|Publication number||US4734074 A|
|Application number||US 07/012,638|
|Publication date||29 Mar 1988|
|Filing date||9 Feb 1987|
|Priority date||9 Feb 1987|
|Publication number||012638, 07012638, US 4734074 A, US 4734074A, US-A-4734074, US4734074 A, US4734074A|
|Inventors||Benjamin Kinberg, Robert Hudson|
|Original Assignee||Benjamin Kinberg, Robert Hudson|
|Export Citation||BiBTeX, EndNote, RefMan|
|Patent Citations (4), Referenced by (21), Classifications (9), Legal Events (7)|
|External Links: USPTO, USPTO Assignment, Espacenet|
This invention is directed to a novelty device, e.g. a child's toy which is formed in the shape of an animated creature which is capable of emitting a sound as its eyes light up when actuated.
Various efforts have been made to provide an animated device in the form of dolls, squeeze toys, stuffed toys and the like which simulate various types of creatures, e.g. humans and animal shapes. Some such devices are provided with various sounding means to impart a cry or sound to the device. Also, such known dolls or toys have been made with movable limbs or appendages to simulate or animate a living being. The object behind all of such known construction is to provide a novel and interesting toy by which a small child may amuse itself. While such doll like toys are well known, continuing efforts are being made to devise new, interesting and novel devices in this field of endeavor.
An object of this invention is to provide a new and interesting animated novelty device which is relatively simple in construction, positive in operative and sufficiently interesting to a small child.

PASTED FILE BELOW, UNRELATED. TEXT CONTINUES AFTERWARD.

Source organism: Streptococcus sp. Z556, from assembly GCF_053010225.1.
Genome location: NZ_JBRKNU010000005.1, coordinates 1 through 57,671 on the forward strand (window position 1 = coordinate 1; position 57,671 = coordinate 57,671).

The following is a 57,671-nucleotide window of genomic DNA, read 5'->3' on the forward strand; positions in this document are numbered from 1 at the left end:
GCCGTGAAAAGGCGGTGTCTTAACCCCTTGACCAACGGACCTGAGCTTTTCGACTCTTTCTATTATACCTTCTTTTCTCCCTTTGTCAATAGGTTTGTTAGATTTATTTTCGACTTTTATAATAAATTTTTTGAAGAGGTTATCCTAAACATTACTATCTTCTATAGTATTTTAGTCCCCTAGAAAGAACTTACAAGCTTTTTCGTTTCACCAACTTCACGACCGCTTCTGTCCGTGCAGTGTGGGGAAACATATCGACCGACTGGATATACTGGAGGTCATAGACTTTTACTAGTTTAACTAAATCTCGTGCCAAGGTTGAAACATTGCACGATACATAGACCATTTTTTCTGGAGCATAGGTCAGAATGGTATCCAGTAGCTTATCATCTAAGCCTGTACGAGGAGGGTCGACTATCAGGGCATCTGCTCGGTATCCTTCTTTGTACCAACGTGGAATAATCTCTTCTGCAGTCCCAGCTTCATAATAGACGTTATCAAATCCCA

Another object is to provide an animated novelty device provided with a relatively simple mechanism which can be readily operated by a small child that will result in emitting a sound associated with the animated device and the lighting up of its eyes.
Another object is to provide an animated squeeze type toy which will emit a sound and light up the eyes when squeezed.
Another object is to provide in an animated squeeze type toy, a relatively simple electric circuit which is operatively associated with a sounding means whereby the toy will blink its eyes and sound its voice when squeezed by a child.
The foregoing objects and other features and advantages are attained by an animated novelty device having a hollow body and a head portion shaped to simulate a well-known creature. The body is formed of a resilient or flexible material which, when pressed, will deflect and which is inherently elastic so as to resume its original shape when pressure is released. Disposed within the body portion is a collapsible bellows and associated voice box for emitting a sound associated with the animated device when pressed. Associated with the bellows is an electrical circuit which includes a pair of lights which simulate the eyes of the animated device. Connected in circuit with the lights is a power source, e.g. a battery and a switch of energizing the circuit when closed. The switch comprises a pair of contact plates and is operatively associated with the bellows, so that when the bellows is compressed, the contact plates engage to energize the eye lights and a sound simulating the voice of the animated device is emitted.